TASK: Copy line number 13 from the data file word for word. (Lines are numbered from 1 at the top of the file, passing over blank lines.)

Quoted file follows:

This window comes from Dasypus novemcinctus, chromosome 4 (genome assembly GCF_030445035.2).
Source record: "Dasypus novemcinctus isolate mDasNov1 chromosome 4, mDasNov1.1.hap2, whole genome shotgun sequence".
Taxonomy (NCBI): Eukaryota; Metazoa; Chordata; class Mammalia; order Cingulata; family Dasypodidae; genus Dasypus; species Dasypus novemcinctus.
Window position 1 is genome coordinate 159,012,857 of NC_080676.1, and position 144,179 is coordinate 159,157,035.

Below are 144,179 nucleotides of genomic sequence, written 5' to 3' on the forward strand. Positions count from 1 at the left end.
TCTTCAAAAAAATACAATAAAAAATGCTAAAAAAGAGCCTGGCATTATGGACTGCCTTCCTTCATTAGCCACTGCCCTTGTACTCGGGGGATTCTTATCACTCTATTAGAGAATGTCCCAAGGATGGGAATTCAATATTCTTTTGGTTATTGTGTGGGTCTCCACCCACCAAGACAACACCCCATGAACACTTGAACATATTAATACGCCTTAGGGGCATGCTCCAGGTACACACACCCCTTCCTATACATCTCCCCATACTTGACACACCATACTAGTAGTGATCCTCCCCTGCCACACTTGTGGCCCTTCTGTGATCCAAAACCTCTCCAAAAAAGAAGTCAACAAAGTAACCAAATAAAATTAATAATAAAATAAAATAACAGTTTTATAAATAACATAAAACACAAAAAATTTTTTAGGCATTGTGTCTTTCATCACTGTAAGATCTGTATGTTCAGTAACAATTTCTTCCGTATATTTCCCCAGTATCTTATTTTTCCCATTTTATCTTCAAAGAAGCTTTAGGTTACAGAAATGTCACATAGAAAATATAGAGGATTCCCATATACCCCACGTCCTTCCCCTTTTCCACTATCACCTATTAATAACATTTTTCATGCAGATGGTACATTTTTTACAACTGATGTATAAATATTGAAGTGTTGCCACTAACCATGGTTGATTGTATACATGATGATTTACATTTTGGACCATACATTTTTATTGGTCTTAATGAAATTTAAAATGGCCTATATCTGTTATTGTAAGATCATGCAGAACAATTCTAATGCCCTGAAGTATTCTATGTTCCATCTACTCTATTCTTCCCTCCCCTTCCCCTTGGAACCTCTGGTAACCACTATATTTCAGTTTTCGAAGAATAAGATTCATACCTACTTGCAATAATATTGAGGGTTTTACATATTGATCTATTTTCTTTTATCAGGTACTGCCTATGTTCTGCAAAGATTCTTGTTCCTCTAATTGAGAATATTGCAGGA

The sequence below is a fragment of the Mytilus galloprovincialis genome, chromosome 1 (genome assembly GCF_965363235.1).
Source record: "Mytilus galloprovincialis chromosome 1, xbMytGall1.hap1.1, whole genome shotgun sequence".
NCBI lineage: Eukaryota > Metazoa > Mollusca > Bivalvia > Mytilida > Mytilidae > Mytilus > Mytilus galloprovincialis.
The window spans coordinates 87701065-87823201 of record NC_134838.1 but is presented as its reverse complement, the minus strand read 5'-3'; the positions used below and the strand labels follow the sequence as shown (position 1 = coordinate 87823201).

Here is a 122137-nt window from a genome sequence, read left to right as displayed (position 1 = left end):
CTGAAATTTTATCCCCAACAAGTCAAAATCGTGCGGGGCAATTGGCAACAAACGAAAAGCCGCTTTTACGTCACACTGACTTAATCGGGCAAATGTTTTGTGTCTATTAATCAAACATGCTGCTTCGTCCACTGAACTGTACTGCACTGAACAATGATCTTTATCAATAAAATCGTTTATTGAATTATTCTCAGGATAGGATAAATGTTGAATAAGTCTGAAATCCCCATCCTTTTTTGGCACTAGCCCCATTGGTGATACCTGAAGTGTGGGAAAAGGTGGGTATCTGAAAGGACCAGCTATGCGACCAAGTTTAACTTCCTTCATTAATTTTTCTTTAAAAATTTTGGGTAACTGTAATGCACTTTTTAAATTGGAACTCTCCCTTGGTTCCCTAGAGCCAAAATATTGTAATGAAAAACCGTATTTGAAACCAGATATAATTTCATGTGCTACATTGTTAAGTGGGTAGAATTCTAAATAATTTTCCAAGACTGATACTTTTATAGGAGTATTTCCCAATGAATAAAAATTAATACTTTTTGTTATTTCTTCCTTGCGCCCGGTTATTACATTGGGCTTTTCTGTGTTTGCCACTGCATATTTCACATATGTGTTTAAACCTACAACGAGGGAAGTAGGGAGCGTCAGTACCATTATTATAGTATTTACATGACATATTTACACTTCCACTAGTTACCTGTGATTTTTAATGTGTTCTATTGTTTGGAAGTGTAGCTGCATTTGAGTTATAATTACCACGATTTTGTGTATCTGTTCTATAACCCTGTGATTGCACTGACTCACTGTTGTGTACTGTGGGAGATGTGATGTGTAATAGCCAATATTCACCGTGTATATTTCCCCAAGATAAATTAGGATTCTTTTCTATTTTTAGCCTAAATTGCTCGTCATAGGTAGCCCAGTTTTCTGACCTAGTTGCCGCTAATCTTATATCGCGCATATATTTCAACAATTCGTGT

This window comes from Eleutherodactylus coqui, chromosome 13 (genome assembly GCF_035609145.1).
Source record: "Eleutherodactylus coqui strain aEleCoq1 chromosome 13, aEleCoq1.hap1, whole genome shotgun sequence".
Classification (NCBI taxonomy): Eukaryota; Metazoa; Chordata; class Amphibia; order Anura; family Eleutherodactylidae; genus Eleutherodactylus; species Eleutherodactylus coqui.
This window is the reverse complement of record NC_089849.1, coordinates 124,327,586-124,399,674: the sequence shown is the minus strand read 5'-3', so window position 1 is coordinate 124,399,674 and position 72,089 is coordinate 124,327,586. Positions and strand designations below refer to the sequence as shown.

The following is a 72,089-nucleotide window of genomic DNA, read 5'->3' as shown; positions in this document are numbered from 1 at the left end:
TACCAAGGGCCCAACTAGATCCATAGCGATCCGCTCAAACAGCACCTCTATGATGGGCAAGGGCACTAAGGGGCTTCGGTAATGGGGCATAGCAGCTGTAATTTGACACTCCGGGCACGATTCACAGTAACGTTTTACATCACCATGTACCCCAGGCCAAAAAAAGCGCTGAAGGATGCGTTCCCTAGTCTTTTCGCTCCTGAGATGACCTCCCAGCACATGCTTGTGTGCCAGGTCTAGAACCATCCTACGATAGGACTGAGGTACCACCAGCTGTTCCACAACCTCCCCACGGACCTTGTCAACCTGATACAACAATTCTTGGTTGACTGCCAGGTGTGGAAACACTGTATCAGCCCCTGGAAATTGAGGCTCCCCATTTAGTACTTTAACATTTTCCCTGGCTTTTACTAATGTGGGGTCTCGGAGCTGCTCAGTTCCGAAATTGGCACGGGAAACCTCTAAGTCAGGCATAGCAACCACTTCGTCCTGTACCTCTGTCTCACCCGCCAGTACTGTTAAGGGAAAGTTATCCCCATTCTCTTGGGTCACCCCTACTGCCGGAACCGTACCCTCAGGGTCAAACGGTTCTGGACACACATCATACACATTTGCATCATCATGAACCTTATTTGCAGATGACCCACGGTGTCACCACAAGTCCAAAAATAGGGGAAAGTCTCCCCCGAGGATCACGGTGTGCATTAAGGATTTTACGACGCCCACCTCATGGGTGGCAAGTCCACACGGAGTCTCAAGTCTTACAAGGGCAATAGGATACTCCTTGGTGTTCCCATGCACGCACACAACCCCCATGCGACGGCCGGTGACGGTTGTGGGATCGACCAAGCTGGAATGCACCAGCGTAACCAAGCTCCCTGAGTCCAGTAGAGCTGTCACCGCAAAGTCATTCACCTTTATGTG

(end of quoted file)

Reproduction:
This window comes from Eleutherodactylus coqui, chromosome 13 (genome assembly GCF_035609145.1).